I’ve always known that I’m named for a piece of music. Charles Debussy’s Clair de Lune is my mother’s favorite and that’s where my name comes from. I’ve listened to that piece my whole life. (You can listen to it here.) I own four or five different recordings of it. I think it’s haunting and beautiful and have always been pleased she like that song, and not, say something from the Backstreet Boys. But this weekend I found out there’s a lot more to it.
For some reason, I never realized that Clair de Lune, which means “moonlight”, is the third movement of a larger work. In 33 years, I had never heard of Debussy’s Suite Bergamasque. There are three more courses of this piece of music I have always loved so much. It’s a little like discovering that your favorite book has a prequel you didn’t know about. What a treat.
And amazingly, there is even more, dessert if you will. Debussy based the third movement of his Suite, the famous Clair de Lune, on a poem by French poet Paul Verlaine. He even borrowed Paul’s title. The poem, not surprisingly, is in French (you can hear it read aloud, as poetry should be here) and has been translated as this:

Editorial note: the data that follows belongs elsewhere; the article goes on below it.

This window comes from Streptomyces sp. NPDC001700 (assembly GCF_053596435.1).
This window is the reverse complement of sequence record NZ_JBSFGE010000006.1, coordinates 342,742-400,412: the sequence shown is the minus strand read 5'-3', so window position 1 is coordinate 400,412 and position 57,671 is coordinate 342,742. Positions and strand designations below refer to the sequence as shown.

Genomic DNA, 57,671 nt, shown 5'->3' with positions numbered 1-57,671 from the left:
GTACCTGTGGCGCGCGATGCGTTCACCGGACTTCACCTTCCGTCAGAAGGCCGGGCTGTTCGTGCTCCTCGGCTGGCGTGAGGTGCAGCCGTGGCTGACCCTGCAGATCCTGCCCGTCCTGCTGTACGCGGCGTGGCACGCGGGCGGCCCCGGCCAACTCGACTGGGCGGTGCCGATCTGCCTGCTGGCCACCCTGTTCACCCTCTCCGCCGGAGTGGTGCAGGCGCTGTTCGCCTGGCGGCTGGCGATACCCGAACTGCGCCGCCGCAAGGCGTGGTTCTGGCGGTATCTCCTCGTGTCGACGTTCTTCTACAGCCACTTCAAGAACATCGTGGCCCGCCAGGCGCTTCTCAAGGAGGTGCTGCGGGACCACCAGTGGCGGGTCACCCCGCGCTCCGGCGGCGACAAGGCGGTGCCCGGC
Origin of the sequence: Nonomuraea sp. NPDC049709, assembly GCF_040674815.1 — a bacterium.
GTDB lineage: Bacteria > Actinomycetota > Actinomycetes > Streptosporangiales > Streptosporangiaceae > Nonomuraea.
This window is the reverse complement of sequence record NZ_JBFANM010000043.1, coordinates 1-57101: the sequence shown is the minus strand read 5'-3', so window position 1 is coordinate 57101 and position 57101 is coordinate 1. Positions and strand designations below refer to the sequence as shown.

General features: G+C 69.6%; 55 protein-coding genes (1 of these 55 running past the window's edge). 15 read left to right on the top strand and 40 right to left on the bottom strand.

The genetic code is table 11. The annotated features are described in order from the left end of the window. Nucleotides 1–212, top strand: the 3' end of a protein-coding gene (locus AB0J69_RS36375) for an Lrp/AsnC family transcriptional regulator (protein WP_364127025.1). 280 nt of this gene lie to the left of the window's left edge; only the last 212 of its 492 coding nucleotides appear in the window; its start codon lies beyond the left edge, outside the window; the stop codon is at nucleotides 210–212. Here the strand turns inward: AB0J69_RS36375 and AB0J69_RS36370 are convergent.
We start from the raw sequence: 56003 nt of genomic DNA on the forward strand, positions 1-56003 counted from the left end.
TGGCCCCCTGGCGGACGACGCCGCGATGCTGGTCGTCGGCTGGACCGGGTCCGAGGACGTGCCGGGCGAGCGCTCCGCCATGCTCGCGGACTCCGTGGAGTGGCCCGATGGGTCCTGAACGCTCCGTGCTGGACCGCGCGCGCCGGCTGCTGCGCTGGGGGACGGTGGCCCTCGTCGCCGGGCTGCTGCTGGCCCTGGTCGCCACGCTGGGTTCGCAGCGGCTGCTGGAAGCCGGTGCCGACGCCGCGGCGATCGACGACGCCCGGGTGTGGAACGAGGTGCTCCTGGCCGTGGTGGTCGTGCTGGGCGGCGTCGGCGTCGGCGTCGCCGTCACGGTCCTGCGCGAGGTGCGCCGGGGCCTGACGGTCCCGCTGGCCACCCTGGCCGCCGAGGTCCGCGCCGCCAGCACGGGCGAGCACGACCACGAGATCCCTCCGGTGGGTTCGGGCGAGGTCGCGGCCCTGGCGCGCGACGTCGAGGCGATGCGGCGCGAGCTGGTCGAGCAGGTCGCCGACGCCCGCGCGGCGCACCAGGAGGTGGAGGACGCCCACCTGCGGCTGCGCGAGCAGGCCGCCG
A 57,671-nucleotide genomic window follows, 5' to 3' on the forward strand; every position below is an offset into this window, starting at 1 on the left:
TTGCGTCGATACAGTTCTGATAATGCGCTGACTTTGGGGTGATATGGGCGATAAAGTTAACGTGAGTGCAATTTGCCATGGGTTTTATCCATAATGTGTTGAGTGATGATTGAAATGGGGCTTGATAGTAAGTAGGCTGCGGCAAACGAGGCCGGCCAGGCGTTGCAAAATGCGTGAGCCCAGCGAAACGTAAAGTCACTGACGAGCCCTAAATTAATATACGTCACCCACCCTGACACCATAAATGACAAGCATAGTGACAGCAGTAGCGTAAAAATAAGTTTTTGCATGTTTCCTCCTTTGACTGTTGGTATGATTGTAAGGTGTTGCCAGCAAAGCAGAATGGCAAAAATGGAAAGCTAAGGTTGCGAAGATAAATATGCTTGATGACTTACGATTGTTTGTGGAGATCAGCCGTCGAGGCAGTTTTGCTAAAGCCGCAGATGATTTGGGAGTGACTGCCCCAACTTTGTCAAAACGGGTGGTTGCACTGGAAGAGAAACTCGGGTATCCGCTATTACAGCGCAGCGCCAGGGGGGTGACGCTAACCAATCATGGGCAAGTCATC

Claire de Lune
by Paul Verlaine (1844 – 1896)
Your soul is a chosen landscape
Where charming masked and costumed figures go
Playing the lute and dancing and almost
Sad beneath their fantastic disguises.
All sing in a minor key
Of all-conquering love and careless fortune
They do not seem to believe in their happiness
And their song mingles with the moonlight.
The still moonlight, sad and beautiful,
Which gives the birds to dream in the trees
And makes the fountain sprays sob in ecstasy,
The tall, slender fountain sprays among the marble statues.
I find it rather beautiful. I love that the characters in the poem do let even their sadness stop their dancing.
For the first time in a long time, I found a poem running through my own head and scurried to write it down before it ran away. Art brings forth life, which in turn, if we’re lucky, gives us more art — whole new world of undiscovered countries and chosen landscapes.
The sad song is a realist
Who dances, even while doubting the happiness
Who dances in the sad light
And wears a mask so fantastic that all sorrows are forgotten.
The sad song dances because it has known happiness
So indescribable that even the memory of it alone
Is enough to stir the body
And feet refuse to stand still
But give in to the loveliness of what is now.
The dance is a choice
Too beautiful to be cast aside by a little sorrow.
The dancer moves, light and sorrow
Beauty and memory and
Finds happiness again
In the ethereal sad light.